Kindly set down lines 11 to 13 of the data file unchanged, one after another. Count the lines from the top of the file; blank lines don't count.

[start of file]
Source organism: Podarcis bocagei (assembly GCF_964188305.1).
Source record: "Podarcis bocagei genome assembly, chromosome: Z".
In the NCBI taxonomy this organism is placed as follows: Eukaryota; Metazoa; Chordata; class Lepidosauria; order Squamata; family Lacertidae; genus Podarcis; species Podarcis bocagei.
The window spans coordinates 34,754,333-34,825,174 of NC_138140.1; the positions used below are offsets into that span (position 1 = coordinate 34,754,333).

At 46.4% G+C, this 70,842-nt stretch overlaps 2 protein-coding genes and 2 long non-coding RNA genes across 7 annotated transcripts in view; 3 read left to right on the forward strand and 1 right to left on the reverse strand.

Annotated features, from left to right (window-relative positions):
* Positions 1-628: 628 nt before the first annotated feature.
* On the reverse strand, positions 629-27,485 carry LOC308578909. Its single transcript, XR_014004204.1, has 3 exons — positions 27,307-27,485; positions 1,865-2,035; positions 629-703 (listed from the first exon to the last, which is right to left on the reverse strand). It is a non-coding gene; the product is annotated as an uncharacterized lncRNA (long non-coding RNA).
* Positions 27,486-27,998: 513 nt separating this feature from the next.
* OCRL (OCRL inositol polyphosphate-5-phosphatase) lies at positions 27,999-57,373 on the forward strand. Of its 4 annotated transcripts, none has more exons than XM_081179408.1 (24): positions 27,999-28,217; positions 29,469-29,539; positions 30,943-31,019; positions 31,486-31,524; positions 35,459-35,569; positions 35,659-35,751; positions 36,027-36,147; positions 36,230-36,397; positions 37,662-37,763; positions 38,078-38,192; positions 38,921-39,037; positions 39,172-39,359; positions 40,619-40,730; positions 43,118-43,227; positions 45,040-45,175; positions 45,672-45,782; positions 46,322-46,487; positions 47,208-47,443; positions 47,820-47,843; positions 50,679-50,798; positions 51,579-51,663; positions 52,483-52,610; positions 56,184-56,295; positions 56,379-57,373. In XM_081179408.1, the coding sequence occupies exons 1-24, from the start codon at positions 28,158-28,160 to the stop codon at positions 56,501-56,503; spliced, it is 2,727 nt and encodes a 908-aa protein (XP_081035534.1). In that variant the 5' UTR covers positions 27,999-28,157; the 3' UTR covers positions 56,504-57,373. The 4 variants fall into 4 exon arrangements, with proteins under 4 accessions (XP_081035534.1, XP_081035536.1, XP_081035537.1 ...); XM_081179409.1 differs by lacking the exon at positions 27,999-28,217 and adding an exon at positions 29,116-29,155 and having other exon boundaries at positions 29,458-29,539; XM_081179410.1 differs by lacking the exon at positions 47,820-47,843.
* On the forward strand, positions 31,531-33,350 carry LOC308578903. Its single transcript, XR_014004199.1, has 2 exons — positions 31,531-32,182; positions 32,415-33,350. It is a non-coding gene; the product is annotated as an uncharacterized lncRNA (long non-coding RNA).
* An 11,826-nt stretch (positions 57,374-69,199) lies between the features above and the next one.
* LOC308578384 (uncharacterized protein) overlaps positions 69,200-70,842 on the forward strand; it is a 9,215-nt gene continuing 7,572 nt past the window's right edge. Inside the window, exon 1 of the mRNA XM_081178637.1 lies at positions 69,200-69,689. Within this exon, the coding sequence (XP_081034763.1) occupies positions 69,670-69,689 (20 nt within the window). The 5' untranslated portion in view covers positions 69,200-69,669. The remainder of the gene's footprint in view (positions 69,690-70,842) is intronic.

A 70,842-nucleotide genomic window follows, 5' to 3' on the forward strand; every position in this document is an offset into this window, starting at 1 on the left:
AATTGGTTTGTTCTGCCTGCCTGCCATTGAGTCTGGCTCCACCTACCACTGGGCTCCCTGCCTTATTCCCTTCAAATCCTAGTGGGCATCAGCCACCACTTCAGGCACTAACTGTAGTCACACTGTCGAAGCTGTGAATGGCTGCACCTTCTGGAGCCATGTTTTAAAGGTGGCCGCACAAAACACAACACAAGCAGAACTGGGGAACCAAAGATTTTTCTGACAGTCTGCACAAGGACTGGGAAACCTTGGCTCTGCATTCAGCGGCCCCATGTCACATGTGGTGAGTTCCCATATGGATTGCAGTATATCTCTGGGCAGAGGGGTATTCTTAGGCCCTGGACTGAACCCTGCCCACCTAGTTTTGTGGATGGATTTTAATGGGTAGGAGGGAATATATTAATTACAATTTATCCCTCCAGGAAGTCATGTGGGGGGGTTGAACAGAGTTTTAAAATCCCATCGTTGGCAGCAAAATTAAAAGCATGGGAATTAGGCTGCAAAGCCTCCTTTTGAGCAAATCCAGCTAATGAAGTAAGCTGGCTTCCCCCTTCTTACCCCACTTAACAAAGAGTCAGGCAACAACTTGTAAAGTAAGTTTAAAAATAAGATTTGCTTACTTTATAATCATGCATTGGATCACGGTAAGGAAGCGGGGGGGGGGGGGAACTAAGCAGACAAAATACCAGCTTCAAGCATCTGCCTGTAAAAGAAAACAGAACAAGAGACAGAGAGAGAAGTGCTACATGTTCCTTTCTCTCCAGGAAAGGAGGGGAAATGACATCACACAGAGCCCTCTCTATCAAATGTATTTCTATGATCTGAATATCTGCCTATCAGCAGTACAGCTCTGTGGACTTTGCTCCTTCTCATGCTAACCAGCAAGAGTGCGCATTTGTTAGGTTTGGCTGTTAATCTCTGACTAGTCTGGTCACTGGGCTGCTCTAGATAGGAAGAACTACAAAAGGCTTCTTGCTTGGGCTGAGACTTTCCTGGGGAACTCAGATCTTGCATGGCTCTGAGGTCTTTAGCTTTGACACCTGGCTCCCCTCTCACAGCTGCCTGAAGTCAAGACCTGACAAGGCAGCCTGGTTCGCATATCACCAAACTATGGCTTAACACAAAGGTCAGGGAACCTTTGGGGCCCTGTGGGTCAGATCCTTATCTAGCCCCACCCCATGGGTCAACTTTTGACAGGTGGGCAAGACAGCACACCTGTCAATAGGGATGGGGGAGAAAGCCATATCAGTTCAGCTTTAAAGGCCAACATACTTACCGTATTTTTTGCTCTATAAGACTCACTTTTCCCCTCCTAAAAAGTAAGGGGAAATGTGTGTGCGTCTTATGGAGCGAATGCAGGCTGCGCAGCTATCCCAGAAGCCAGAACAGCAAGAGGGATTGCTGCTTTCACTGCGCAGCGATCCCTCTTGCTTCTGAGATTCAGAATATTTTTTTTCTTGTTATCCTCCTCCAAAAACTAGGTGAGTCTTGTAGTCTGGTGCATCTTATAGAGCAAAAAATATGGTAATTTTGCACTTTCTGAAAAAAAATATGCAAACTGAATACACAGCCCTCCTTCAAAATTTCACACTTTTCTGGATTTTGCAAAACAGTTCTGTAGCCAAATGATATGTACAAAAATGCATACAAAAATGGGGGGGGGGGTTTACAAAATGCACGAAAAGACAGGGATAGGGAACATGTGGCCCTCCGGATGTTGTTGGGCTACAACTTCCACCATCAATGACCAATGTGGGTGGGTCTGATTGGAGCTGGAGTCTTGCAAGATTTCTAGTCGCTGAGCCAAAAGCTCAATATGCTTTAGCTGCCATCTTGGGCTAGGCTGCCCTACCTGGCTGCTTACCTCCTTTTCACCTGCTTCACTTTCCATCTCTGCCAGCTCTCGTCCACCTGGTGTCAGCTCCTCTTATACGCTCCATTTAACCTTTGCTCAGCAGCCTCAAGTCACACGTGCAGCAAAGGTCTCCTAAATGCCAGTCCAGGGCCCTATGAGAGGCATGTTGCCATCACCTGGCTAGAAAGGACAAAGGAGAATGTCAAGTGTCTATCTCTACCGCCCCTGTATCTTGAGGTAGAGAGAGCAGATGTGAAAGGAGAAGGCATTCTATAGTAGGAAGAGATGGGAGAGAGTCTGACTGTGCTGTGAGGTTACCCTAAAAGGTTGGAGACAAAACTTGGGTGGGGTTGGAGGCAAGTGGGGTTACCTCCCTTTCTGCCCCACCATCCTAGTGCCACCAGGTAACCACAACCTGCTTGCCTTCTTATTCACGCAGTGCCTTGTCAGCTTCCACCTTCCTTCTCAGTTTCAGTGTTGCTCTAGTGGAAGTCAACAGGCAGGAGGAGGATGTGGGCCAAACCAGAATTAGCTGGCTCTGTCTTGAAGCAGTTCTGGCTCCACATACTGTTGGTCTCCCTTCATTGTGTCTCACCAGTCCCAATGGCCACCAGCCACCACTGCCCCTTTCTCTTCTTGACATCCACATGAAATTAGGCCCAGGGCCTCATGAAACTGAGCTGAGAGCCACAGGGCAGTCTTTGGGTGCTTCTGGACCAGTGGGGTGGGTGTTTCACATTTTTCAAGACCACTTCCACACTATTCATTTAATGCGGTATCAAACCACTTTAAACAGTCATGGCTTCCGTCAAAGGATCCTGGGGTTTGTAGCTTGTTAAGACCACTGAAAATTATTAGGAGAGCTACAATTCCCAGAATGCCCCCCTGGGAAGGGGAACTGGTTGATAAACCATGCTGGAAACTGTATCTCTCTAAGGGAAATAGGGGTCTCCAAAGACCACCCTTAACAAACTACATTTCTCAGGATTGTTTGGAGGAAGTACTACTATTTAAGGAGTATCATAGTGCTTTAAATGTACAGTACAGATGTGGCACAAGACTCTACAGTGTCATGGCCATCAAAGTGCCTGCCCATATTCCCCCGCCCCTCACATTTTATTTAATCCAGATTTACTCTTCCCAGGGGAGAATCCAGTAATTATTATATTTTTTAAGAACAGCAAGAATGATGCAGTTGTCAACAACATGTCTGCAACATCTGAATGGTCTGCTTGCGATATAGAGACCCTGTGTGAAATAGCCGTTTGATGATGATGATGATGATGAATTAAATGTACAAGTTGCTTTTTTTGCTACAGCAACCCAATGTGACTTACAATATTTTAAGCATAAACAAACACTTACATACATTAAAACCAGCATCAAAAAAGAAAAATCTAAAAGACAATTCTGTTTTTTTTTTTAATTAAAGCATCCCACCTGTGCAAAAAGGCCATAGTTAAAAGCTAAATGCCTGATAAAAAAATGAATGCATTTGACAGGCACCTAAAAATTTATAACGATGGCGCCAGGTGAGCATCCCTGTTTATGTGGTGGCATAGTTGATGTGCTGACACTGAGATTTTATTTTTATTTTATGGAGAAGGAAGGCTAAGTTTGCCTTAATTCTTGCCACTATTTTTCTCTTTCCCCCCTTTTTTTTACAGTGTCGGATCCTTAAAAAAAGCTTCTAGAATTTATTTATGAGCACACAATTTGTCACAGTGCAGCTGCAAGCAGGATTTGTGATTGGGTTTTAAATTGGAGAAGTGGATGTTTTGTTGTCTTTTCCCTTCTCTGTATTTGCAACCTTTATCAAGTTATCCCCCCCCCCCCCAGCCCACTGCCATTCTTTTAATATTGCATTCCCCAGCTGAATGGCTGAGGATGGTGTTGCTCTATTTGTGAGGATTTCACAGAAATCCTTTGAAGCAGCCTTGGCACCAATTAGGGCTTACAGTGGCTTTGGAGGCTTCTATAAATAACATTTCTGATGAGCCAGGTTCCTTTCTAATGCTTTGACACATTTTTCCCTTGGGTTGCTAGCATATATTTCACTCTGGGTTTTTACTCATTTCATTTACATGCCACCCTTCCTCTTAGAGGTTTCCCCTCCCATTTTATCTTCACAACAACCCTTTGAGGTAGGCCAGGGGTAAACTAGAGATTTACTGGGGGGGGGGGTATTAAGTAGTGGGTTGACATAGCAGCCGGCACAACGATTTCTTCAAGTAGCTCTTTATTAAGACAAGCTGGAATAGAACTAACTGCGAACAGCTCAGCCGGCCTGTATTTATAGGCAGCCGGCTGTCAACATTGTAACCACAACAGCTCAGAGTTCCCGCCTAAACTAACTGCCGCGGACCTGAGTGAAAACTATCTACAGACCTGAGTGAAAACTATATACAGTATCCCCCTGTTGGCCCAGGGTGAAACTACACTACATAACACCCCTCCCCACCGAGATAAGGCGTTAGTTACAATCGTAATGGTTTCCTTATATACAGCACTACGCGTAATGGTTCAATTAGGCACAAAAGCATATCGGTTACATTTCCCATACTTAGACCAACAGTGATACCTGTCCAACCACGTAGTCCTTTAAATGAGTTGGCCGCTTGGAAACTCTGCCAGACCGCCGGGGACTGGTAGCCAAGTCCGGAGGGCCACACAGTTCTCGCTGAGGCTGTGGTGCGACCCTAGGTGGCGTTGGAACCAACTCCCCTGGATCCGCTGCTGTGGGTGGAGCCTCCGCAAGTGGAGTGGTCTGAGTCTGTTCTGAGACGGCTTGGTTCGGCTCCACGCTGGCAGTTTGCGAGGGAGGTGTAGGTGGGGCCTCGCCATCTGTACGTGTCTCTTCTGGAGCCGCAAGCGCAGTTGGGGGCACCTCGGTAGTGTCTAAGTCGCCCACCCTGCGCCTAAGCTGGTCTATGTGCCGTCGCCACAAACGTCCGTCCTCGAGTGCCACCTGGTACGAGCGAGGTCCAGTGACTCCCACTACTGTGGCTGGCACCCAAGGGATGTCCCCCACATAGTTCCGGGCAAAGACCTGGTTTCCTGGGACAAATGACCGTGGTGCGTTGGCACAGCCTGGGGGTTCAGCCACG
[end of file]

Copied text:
* On the forward strand, positions 31,531-33,350 carry LOC308578903. Its single transcript, XR_014004199.1, has 2 exons — positions 31,531-32,182; positions 32,415-33,350. It is a non-coding gene; the product is annotated as an uncharacterized lncRNA (long non-coding RNA).
* An 11,826-nt stretch (positions 57,374-69,199) lies between the features above and the next one.
* LOC308578384 (uncharacterized protein) overlaps positions 69,200-70,842 on the forward strand; it is a 9,215-nt gene continuing 7,572 nt past the window's right edge. Inside the window, exon 1 of the mRNA XM_081178637.1 lies at positions 69,200-69,689. Within this exon, the coding sequence (XP_081034763.1) occupies positions 69,670-69,689 (20 nt within the window). The 5' untranslated portion in view covers positions 69,200-69,669. The remainder of the gene's footprint in view (positions 69,690-70,842) is intronic.